Now that the rules are in place, opening arguments begin Wednesday in President Trump's impeachment trial.
Pennsylvania U.S. Senators Bob Casey and Pat Toomey spoke to WFMZ's Josh Rultenberg ahead of day two, and while both sounded a little tired after the first day lasted until 2 a.m., they promised they had what it takes to rebound for another day.
As far as how things are going so far though, neither is pleased.
"Honestly, Senator Schumer was never really interested in changing the rules here," said Toomey, a Republican.
Schumer, the Democratic minority leader, presented 11 amendments to Republican Majority Leader Mitch McConnell's rules, including a request for White House documents and witnesses.
However, each was set aside by a Republican majority.
"I don't understand why Republican senators and the president don't want fellow Republicans to go under oath," said Casey, a Democrat.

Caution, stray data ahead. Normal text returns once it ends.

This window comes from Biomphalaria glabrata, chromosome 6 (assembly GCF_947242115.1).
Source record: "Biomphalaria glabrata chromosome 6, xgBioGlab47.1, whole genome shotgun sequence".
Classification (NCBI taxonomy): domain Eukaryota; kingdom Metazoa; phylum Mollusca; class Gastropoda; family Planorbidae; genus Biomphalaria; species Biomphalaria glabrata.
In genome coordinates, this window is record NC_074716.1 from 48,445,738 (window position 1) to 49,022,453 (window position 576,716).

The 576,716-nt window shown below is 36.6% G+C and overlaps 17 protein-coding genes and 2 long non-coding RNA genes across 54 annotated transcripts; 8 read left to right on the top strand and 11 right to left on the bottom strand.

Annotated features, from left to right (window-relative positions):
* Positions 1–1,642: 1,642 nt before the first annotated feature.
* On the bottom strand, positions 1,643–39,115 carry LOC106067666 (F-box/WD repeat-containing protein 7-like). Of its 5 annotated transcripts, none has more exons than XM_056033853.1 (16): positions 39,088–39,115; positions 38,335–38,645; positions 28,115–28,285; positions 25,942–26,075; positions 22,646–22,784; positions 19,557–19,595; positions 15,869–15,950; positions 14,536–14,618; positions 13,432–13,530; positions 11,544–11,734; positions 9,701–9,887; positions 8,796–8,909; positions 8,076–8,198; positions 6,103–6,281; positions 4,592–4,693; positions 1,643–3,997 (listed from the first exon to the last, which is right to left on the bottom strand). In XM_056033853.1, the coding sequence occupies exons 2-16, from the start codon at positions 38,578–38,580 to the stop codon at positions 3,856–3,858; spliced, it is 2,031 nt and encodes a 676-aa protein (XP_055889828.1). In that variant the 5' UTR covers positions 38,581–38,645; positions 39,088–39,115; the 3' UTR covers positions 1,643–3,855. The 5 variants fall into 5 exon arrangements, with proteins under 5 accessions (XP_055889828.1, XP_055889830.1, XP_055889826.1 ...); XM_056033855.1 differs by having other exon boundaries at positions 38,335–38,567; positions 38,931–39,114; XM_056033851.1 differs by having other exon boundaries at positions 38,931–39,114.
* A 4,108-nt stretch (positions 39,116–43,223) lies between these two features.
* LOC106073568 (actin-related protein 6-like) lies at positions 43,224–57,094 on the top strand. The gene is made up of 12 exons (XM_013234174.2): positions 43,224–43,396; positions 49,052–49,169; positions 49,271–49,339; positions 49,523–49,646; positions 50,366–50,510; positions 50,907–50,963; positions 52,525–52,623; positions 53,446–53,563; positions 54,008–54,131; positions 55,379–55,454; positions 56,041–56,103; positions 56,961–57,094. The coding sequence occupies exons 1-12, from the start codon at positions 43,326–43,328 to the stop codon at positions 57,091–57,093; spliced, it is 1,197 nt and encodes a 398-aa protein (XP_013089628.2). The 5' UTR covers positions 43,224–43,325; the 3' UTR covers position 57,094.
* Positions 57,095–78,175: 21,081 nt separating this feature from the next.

The rules look like this:
Both House managers and the president's lawyers will get 24 hours over three days each to make opening arguments.
Then, senators will get to submit written questions that can be read by the chief justice over a 16-hour period.
Finally, there will be four hours of debate on whether there will be any witnesses or additional documents presented to the Senate.
Casey and Toomey have different views on the package.
"If you're trying to arrive at the truth and have a fair trial, you should want people to put their hand in the air, take the oath and give truthful testimony. They seem to petrified, frightened of that," Casey said.
"The approach we've taken in adopting this rule package is very, very similar in all material respects to the Clinton impeachment," Toomey said.
He notes that he will decide after both sides present their cases on whether he wants to hear from more witnesses or see more documents. Two of his Republican colleagues have signaled they would like more and a third could do so as well.
The Senate reconvenes Wednesday afternoon with House managers starting their opening argument.